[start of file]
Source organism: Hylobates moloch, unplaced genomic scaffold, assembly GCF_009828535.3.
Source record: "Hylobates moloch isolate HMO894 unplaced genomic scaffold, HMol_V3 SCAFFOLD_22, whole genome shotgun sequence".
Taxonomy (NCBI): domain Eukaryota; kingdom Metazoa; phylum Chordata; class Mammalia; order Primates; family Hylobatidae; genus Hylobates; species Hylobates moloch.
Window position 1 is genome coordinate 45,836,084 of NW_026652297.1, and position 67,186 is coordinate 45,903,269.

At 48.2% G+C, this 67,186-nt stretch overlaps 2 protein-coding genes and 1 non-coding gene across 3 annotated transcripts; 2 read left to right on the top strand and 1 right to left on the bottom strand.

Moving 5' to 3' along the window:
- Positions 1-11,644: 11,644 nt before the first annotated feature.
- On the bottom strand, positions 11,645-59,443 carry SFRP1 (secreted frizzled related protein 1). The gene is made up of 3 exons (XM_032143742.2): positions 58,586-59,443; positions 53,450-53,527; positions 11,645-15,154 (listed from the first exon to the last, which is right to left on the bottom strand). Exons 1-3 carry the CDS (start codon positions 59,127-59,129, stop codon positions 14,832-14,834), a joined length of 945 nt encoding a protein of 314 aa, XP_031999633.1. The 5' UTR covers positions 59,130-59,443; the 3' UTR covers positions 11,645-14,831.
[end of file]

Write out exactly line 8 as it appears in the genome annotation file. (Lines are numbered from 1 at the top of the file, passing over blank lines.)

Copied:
- On the bottom strand, positions 11,645-59,443 carry SFRP1 (secreted frizzled related protein 1). The gene is made up of 3 exons (XM_032143742.2): positions 58,586-59,443; positions 53,450-53,527; positions 11,645-15,154 (listed from the first exon to the last, which is right to left on the bottom strand). Exons 1-3 carry the CDS (start codon positions 59,127-59,129, stop codon positions 14,832-14,834), a joined length of 945 nt encoding a protein of 314 aa, XP_031999633.1. The 5' UTR covers positions 59,130-59,443; the 3' UTR covers positions 11,645-14,831.